Everyone has that one extravagant possession he’s always wanted, but never had the money for. Even you probably think about your dream wedding, vacation or home every now and then and long for the cash you need to buy it. So why keep wishing when you can start saving instead? If you want something bad enough, you’ll have the ambition and persistence necessary to make that dream a reality. Take a look at how you can do it…
Photo by Honza Sterba via Flickr
Here’s the bottom line: saving a large sum of money for a “dream” expenditure is not going to be fun. You have to reprioritize your wants and needs, which means simplifying your needs and pretty much eliminating wants all together. You have to consider what’s more important to you — buying fun stuff now, or meeting your goal in the future.
You’ll need to pack a lunch instead of eating out, stop buying new clothes, and learn how to entertain yourself on a Friday night for free. The newest iPhone upgrade will have to wait and daily lattes must be eliminated.
Don’t worry; it sounds bad, but it will be worth it.
Accomplishing a goal is much more difficult when it isn’t concrete. Consider the difference between “I want to travel to Italy some day” and “I want to save $5,000, so I can go to Italy two years from now.” Having a specific goal and planning milestones to meet it will ensure you stay on track.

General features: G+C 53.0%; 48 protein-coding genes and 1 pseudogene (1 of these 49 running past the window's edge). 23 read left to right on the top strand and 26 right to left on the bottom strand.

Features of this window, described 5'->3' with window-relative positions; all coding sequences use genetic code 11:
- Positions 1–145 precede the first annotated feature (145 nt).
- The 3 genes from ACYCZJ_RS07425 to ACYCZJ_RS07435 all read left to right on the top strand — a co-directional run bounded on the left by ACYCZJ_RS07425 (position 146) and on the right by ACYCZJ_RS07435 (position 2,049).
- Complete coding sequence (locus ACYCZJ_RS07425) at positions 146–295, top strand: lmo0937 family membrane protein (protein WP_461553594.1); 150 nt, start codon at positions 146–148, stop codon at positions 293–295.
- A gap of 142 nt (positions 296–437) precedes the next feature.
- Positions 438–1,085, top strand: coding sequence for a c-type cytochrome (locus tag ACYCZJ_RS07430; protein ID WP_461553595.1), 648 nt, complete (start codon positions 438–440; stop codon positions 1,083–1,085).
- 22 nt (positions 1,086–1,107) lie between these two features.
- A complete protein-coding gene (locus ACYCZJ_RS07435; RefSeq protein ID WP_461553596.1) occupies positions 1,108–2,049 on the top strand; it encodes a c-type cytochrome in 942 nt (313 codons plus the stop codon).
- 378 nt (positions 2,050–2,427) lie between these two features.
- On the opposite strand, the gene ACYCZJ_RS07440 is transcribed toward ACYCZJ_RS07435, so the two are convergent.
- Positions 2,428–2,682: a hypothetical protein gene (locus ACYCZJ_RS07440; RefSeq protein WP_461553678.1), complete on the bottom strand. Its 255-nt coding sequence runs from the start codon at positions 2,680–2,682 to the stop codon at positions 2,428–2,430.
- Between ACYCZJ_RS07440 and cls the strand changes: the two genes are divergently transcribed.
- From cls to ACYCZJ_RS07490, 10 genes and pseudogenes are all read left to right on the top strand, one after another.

So what’s the best way to do this?
First, calculate exactly how much the dream will cost. We can stick with the $5,000 dream vacation in Italy example. Next, break down the total cost by the amount of time you plan to save. $5,000 in two years means $2,500 per year, or $208 each month, or just $48 per week.
If you don’t already follow a budget (and if not, that’s another problem to tackle), plan one out and look for areas of spending that can be reduced or completely cut out. Keep slicing and dicing until you make room for your dream savings and then stick to your new plan. Whatever you do, don’t reward yourself by spending money! A sense of satisfaction is all you’re going to get.
You should never, by any means, sacrifice your financial security for your dream. The above savings plan is not designed to include your emergency savings, which is essentially your financial safety net. That’s off limits.
A fabulously grandiose wedding is not worth it if you and your spouse lose the home into which you were going to move. A Ferrari will not fill the void of your empty 401(k) in retirement.
Once you have established your all-important emergency fund of at least three months’ salary, then you can start working toward that dream. Good luck.